Monroe sailed for France on March 9, but the day before he arrived in Paris, Napoleon’s government offered all of Louisiana to Ambassador Livingston. Monroe’s purpose in going was now moot, but the two ambassadors negotiated the terms of the massive land deal.

“…our sincere appreciation for your excellent portrayal of Thomas Jefferson …”
Superintendent, National Park Service, U.S. Department of the Interior
Let Mr. Jefferson be excellent for your audience.
Invite him to speak. Call 573-657-2739
1 Comment Posted in Diplomacy, Foreign Policy Tagged , , , , , , , , |

REALLY bad leadership can end like this.

Having been, like him [Napoleon], intrusted with the happiness of my country, I feel the blessing of resembling him in no other point. I have not caused the death of five or ten millions …the devastation of other countries, the depopulation of my own, the exhaustion of its resources, the destruction of its liberties, nor its foreign subjugation. All this he has done to render more illustrious the atrocities perpetrated for illustrating [adorning] himself and his family with plundered diadems [crowns] and scepters [emblems of authority].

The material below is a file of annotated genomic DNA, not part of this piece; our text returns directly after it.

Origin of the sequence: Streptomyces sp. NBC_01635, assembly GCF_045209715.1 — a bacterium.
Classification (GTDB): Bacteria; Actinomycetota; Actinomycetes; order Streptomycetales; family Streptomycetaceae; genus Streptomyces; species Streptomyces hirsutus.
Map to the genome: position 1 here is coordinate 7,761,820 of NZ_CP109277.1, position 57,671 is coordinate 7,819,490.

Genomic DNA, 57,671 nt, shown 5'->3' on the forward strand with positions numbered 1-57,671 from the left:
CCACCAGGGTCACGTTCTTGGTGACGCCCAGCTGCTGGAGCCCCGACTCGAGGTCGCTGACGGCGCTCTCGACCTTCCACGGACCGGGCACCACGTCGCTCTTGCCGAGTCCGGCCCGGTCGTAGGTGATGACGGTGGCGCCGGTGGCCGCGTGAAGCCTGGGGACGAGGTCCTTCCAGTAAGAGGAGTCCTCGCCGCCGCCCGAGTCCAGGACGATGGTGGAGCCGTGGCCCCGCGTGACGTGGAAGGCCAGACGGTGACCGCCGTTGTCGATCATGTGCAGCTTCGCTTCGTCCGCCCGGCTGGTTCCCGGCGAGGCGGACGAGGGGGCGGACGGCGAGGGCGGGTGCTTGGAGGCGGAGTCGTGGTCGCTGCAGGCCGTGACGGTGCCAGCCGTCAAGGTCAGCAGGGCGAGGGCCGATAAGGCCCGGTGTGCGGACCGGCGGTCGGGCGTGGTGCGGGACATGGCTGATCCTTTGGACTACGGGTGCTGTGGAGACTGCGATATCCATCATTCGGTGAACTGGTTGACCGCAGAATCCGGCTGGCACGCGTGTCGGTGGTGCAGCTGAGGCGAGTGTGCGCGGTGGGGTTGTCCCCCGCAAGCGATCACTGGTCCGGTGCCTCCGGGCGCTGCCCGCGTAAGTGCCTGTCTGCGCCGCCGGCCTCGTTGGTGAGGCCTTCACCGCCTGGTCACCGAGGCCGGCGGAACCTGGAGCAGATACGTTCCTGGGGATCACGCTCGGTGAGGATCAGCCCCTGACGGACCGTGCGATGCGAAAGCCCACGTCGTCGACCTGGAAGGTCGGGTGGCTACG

To Count Dugnani, February 14, 1818
Koch & Peden’s Life and Selected Writings of Thomas Jefferson, P. 625

Patrick Lee’s Explanation
Overly ambitious leaders ruin people and nations.
Jefferson observed that he and Napoleon had the same responsibility, the happiness of their nations. What were the outcomes of Napoleon’s “leadership”?
    – Millions dead
    – Countries devastated
    – France’s
                – population decimated
                – resources exhausted
                – liberties destroyed
                – domination by foreigners
And for what purpose? All to add trappings of power over others to himself and his family.